Plain English Summary
Background and study aims
Sleep is a common problem: around a third of the general population experience symptoms of insomnia. There is increasing recognition that poor sleep impacts on emotional wellbeing. This study investigates the role of sleep in emotional wellbeing. Students with sleep problems receive access to an evidence-based digital Cognitive Behaviour Therapy (CBT) sleep improvement programme for insomnia. CBT is a talking therapy that can help people manage their problems by changing the way they think and behave. This CBT treatment for insomnia should improve the sleep in the students. This study also tests the impact this has on mistrust of others, unusual perceptual experiences, anxiety, depression, elevated mood, nightmares and psychological well-being. The prediction is that treating sleep problems will improve these measures.
Who can participate?
Students aged 18 and over who experience symptoms of insomnia
What does the study involve?
Participants are randomly allocated to receive either an evidence-based sleep improvement programme (online CBT therapy for insomnia) or continue as usual. Participants complete a range of online assessments to measure insomnia, mistrust of others, unusual perceptual experiences, mood, nightmares, day to day functioning, and emotional wellbeing. At the end of the study, the group who did not receive the sleep help are also offered the full sleep improvement programme.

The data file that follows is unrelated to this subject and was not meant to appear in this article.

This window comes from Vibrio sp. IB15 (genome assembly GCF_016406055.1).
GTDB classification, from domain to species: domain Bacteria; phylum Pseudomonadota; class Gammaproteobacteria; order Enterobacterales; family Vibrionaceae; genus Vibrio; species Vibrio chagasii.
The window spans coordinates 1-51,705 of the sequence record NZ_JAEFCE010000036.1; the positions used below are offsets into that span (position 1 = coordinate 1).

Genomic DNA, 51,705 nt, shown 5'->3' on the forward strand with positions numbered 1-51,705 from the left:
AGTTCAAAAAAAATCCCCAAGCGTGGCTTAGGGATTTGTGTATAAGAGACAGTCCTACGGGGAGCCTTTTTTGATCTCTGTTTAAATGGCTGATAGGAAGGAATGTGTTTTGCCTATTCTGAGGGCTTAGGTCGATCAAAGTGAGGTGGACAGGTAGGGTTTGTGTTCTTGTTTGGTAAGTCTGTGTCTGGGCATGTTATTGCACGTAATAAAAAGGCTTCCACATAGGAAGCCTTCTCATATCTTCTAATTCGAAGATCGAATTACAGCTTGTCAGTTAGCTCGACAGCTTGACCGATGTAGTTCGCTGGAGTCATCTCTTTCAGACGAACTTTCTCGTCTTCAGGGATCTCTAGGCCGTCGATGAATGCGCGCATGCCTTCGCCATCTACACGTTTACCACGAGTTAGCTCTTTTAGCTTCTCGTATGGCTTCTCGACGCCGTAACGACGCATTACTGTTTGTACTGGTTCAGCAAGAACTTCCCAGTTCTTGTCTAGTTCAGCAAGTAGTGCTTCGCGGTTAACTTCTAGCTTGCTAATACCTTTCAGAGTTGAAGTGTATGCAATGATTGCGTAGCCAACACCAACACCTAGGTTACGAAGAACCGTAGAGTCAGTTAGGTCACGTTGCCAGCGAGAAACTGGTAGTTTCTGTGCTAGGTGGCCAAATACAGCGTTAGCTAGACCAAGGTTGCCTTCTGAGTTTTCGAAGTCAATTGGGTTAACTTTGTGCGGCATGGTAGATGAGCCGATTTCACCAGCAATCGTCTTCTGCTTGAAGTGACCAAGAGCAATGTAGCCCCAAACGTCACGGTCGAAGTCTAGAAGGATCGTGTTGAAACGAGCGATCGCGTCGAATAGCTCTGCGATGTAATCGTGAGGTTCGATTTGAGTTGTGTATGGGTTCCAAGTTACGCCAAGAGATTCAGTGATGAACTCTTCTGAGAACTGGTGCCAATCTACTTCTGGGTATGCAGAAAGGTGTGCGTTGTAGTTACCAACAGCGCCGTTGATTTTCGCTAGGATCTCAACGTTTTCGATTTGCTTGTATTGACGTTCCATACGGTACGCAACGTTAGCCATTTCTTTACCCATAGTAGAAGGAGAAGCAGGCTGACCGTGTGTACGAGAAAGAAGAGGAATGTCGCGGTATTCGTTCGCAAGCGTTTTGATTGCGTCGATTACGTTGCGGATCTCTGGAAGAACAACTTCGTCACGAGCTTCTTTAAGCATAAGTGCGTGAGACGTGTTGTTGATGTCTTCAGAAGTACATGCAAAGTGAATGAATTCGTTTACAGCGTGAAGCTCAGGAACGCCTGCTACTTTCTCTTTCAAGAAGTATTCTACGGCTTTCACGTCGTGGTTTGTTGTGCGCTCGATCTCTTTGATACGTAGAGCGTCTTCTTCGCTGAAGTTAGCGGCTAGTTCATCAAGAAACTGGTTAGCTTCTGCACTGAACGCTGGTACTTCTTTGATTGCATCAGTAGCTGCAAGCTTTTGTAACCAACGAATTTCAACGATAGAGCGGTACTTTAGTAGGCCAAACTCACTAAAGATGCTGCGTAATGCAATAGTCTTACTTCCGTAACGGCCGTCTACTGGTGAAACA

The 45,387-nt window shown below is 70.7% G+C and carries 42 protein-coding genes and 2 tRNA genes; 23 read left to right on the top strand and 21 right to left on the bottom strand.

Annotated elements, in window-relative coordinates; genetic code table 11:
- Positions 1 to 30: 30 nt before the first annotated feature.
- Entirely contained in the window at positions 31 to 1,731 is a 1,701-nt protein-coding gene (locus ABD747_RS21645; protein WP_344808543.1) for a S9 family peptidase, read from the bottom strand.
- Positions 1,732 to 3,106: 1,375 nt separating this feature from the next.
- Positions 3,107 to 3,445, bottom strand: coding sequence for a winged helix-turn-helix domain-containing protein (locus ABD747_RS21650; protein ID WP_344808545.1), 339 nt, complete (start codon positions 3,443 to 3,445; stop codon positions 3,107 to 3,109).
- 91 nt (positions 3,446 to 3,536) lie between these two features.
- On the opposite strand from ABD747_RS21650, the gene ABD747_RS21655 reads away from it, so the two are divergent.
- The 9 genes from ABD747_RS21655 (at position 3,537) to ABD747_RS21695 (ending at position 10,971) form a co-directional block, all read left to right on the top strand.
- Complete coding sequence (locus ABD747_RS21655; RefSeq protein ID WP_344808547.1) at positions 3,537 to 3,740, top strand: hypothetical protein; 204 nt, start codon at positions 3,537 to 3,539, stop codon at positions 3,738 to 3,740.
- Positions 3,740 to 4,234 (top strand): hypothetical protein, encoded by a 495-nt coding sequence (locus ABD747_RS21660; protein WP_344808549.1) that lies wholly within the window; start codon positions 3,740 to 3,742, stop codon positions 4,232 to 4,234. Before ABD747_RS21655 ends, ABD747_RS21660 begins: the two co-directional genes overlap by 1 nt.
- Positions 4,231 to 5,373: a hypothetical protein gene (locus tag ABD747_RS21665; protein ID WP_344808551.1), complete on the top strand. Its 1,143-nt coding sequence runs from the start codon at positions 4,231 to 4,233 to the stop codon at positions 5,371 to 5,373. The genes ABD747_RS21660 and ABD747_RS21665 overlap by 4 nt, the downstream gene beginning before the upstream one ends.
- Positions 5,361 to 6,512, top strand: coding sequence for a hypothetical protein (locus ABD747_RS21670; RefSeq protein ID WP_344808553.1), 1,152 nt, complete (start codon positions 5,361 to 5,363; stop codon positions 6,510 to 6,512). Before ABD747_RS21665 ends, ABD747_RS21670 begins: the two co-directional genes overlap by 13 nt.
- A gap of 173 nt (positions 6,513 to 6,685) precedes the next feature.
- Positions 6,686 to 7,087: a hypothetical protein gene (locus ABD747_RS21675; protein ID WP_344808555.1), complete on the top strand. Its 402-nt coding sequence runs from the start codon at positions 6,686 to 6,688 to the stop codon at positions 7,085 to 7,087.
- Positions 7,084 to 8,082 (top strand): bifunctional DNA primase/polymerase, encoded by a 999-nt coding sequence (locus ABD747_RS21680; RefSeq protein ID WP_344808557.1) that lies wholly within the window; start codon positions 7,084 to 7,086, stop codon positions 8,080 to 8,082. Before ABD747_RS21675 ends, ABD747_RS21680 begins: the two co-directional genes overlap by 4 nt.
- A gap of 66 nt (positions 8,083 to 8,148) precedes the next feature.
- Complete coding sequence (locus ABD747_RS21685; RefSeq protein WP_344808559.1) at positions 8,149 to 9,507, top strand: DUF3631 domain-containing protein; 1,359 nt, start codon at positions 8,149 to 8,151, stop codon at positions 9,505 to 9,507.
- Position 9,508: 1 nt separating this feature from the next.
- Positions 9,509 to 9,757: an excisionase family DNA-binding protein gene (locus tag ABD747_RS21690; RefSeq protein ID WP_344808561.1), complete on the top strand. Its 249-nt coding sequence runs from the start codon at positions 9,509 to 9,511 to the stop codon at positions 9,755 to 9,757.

What are the possible benefits and risks of participating?
All participants are offered the sleep improvement programme, whether immediately or delayed.
No risks are expected for participants. The sleep improvement programme has already been shown to have a positive effect on sleep, and similar benefits are likely for participants.
Where is the study run from?
The running of the study is automated (delivered entirely online), allowing a large number of students to take part. The study is run by the University of Oxford, but students are recruited from several universities throughout the UK.
When is the study starting and how long is it expected to run for?
December 2013 to March 2017
Who is funding the study?
Wellcome Trust strategic grant awarded to the Sleep and Circadian Neuroscience Institute (SCNi), University of Oxford (UK)
Who is the main contact?
Prof. Daniel Freeman
Dr Daniel Freeman
Department of Psychiatry
University of Oxford
+44 (0)1865 226490
A randomised controlled trial testing the effects of cognitive behavioural therapy for insomnia on the mental health of university students
The primary hypotheses for the trial are:
1. Cognitive Behavioural Therapy for insomnia (CBTi) will reduce insomnia by the end of treatment.
2. CBTi will reduce psychotic-like experiences (paranoia and hallucinations) by the end of treatment.
3. Changes in insomnia will mediate the changes in psychotic-like experiences.
The secondary hypotheses are:
1. CBTi will reduce levels of depression, anxiety, nightmares, and mania by the end of treatment.
2. CBTi will improve psychological well-being by the end of treatment.
3. The effects of CBTi will be maintained at follow-up.
4. CBTi will lead to the occurrence of fewer mental health disorders (ultra-high risk for psychosis, bipolar affective disorder, depression, anxiety, treatment by mental health services) during the period of the trial.